Despite the dreams that felt so real, you are still not filthy rich.
Your vision of a more fulfilling life, attained by purchasing it with money, was punched in the eye by the cruel jab of reality shortly after 10:59 p.m. Saturday, when you checked your Powerball ticket and saw that you had not won.
Or maybe you didn’t buy a ticket. It doesn’t matter. There were no winners Saturday night.
You might rekindle your vain hopes of unearned wealth by buying a $2 ticket for the next drawing on Wednesday, with an expected payout that has surged to a staggering, life-changing $1.5 billion as of Tuesday afternoon.
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But keep in mind: Your six numbers will not match, and your finances will stay put, minus $2. Most likely.
We would like to comfort you by pointing out that the odds of hitting the jackpot are 1 in 292.2 million, which are really, really bad odds. Consider: If you printed out the name of every United States resident on individual pieces of paper, put them in a giant bowl and selected one at random, the odds of picking President Barack Obama are not far from the odds of winning the Powerball.
The odds of being struck by lightning this year are 1 in 1.19 million, making it about 246 times as likely as winning the Powerball jackpot.
With an estimated 1 in 12,500 chance, an amateur golfer is about 23,376 times as likely to make a hole in one.
If you were to win, you could choose a $930 million cash payment or $1.5 billion doled out in annual payments over 29 years. Taxes would slice both by approximately half.
But that isn’t going to happen.
You might get very lucky and win one of the smaller prizes. And $4 is nothing to sniff at.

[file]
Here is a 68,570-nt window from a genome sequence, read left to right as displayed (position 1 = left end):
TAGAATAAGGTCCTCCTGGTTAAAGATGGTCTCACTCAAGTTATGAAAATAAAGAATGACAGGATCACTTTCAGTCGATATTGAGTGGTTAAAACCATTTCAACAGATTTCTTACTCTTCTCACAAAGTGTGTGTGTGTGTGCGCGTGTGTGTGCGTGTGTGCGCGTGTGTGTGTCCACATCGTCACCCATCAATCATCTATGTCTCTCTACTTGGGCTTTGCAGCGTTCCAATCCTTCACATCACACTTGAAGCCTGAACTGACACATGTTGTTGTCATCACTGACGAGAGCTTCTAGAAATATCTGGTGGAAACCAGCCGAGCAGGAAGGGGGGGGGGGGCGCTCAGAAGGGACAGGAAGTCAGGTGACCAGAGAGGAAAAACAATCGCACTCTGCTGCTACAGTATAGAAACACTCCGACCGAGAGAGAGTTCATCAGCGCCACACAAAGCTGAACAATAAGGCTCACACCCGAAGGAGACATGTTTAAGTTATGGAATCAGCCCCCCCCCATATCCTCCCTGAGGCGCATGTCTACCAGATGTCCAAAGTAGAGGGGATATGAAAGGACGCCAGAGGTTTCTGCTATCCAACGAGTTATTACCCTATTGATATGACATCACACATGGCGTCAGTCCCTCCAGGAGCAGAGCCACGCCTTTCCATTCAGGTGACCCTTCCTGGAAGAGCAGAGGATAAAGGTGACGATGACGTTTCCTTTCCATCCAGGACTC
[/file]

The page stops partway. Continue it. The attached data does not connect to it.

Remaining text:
The lottery involves drawing five white balls from a spinning heap of them numbered 1 to 69, plus a red Powerball numbered between 1 and 26. If you match the Powerball (and no white ones), a 1-in-38 chance, you would get $4.
Matching three of the white balls, a 1-in-580 chance, would earn you $7. If you’re truly living a charmed life and you hit the 1-in-36,525 chance of picking four correctly, you would earn $100.
Maybe you have $584.4 million sitting around. If so, you could use it to buy every possible combination of numbers, guaranteeing victory. Congratulations! But that’s probably not a good idea. There is still the taxman, plus you might have to split your winnings.
You could better invest the fortune you already have elsewhere.
Perhaps you aren’t really planning to win. You could simply want to spend $2 for the dream of a lavish life until 10:59 p.m. Eastern on Wednesday.
Many lottery players rationally know they won’t hit the jackpot but still seek an escape from their day-to-day life, said Joan DiFuria, a co-founder of the Money, Meaning & Choices Institute, a wealth counseling organization.
“Of course it doesn’t make sense, but there’s a lot of good things you get out of that $2 that you can’t buy anywhere else,” she said.
If you’d like the thrill of not winning without actually spending money, the Los Angeles Times has a Powerball simulator. You’ll lose that too.
Extra clerks at convenience stores
The huge jackpot has forced many convenience stores to bring in extra clerks to keep lines moving, hoping that people wanting Powerball tickets will decide to also buy a snack or something else in the store.
QuikTrip spokesman Mike Thornbrugh said the lottery crowd can really wear out clerks if the lines are constant, so the chain of more than 700 stores will have extra staff Wednesday.
He said QuikTrip stores have been busy for nearly two weeks since Powerball’s jackpot first climbed into ridiculous levels.
“It’s been fun, but somebody needs to win,” Thornbrugh said.
“When the jackpots get big like this, it creates a frenzy,” said Brian Johnson, vice president of finance at Casey’s General Stores, which runs 1,900 stores in 14 states. Staff and wire reports